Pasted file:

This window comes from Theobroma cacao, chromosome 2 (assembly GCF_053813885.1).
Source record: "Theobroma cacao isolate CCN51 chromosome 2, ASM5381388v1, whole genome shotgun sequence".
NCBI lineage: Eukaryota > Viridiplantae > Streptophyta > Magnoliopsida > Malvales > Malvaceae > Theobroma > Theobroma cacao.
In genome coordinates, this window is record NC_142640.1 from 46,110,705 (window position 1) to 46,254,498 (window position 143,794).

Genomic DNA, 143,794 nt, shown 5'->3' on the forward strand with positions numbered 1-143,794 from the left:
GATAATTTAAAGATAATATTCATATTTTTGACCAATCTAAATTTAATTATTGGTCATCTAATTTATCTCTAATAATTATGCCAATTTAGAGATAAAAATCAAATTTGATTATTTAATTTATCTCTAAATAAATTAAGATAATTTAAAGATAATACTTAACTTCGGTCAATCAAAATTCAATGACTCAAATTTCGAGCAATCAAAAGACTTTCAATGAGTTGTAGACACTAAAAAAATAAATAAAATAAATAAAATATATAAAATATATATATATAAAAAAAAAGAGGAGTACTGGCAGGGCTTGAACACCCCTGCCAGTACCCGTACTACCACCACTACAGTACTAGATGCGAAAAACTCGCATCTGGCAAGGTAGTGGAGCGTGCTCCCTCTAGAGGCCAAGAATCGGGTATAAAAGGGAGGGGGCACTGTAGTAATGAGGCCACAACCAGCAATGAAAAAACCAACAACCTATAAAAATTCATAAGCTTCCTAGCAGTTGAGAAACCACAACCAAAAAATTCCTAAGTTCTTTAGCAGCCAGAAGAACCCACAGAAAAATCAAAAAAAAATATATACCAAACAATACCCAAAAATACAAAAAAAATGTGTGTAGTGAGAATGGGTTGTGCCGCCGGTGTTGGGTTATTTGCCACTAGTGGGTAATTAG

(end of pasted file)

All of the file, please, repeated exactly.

This window comes from Theobroma cacao, chromosome 2 (assembly GCF_053813885.1).
Source record: "Theobroma cacao isolate CCN51 chromosome 2, ASM5381388v1, whole genome shotgun sequence".
NCBI lineage: Eukaryota > Viridiplantae > Streptophyta > Magnoliopsida > Malvales > Malvaceae > Theobroma > Theobroma cacao.
In genome coordinates, this window is record NC_142640.1 from 46,110,705 (window position 1) to 46,254,498 (window position 143,794).

Genomic DNA, 143,794 nt, shown 5'->3' on the forward strand with positions numbered 1-143,794 from the left:
GATAATTTAAAGATAATATTCATATTTTTGACCAATCTAAATTTAATTATTGGTCATCTAATTTATCTCTAATAATTATGCCAATTTAGAGATAAAAATCAAATTTGATTATTTAATTTATCTCTAAATAAATTAAGATAATTTAAAGATAATACTTAACTTCGGTCAATCAAAATTCAATGACTCAAATTTCGAGCAATCAAAAGACTTTCAATGAGTTGTAGACACTAAAAAAATAAATAAAATAAATAAAATATATAAAATATATATATATAAAAAAAAAGAGGAGTACTGGCAGGGCTTGAACACCCCTGCCAGTACCCGTACTACCACCACTACAGTACTAGATGCGAAAAACTCGCATCTGGCAAGGTAGTGGAGCGTGCTCCCTCTAGAGGCCAAGAATCGGGTATAAAAGGGAGGGGGCACTGTAGTAATGAGGCCACAACCAGCAATGAAAAAACCAACAACCTATAAAAATTCATAAGCTTCCTAGCAGTTGAGAAACCACAACCAAAAAATTCCTAAGTTCTTTAGCAGCCAGAAGAACCCACAGAAAAATCAAAAAAAAATATATACCAAACAATACCCAAAAATACAAAAAAAATGTGTGTAGTGAGAATGGGTTGTGCCGCCGGTGTTGGGTTATTTGCCACTAGTGGGTAATTAG